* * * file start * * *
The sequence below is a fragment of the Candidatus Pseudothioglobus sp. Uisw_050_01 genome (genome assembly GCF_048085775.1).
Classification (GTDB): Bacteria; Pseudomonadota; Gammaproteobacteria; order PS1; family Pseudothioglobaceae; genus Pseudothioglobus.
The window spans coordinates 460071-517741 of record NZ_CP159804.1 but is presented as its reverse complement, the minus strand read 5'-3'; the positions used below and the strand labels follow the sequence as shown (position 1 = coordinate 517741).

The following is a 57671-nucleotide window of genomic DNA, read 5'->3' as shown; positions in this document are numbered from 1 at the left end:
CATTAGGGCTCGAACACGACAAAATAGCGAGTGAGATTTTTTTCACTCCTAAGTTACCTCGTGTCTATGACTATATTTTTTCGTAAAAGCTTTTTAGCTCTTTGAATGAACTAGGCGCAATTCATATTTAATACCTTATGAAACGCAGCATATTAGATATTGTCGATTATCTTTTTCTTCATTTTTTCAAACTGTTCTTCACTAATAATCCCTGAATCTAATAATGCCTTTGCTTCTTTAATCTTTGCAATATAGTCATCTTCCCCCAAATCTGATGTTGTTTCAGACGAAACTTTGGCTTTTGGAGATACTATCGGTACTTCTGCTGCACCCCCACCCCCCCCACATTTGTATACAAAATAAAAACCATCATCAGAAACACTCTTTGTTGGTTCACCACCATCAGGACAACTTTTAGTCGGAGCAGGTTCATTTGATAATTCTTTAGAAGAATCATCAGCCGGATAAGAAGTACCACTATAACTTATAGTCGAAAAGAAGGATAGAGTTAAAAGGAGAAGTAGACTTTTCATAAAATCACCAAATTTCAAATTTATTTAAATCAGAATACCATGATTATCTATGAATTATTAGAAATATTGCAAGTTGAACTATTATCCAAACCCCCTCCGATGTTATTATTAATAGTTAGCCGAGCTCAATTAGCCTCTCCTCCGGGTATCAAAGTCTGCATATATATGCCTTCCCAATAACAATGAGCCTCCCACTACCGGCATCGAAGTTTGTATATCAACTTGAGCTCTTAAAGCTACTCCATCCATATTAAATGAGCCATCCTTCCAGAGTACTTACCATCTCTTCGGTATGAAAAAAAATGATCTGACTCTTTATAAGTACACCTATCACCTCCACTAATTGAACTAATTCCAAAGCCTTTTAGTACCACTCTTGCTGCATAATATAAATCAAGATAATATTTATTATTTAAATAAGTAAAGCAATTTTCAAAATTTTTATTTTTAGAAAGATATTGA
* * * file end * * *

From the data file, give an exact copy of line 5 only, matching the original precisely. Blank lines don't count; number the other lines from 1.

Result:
CATTAGGGCTCGAACACGACAAAATAGCGAGTGAGATTTTTTTCACTCCTAAGTTACCTCGTGTCTATGACTATATTTTTTCGTAAAAGCTTTTTAGCTCTTTGAATGAACTAGGCGCAATTCATATTTAATACCTTATGAAACGCAGCATATTAGATATTGTCGATTATCTTTTTCTTCATTTTTTCAAACTGTTCTTCACTAATAATCCCTGAATCTAATAATGCCTTTGCTTCTTTAATCTTTGCAATATAGTCATCTTCCCCCAAATCTGATGTTGTTTCAGACGAAACTTTGGCTTTTGGAGATACTATCGGTACTTCTGCTGCACCCCCACCCCCCCCACATTTGTATACAAAATAAAAACCATCATCAGAAACACTCTTTGTTGGTTCACCACCATCAGGACAACTTTTAGTCGGAGCAGGTTCATTTGATAATTCTTTAGAAGAATCATCAGCCGGATAAGAAGTACCACTATAACTTATAGTCGAAAAGAAGGATAGAGTTAAAAGGAGAAGTAGACTTTTCATAAAATCACCAAATTTCAAATTTATTTAAATCAGAATACCATGATTATCTATGAATTATTAGAAATATTGCAAGTTGAACTATTATCCAAACCCCCTCCGATGTTATTATTAATAGTTAGCCGAGCTCAATTAGCCTCTCCTCCGGGTATCAAAGTCTGCATATATATGCCTTCCCAATAACAATGAGCCTCCCACTACCGGCATCGAAGTTTGTATATCAACTTGAGCTCTTAAAGCTACTCCATCCATATTAAATGAGCCATCCTTCCAGAGTACTTACCATCTCTTCGGTATGAAAAAAAATGATCTGACTCTTTATAAGTACACCTATCACCTCCACTAATTGAACTAATTCCAAAGCCTTTTAGTACCACTCTTGCTGCATAATATAAATCAAGATAATATTTATTATTTAAATAAGTAAAGCAATTTTCAAAATTTTTATTTTTAGAAAGATATTGA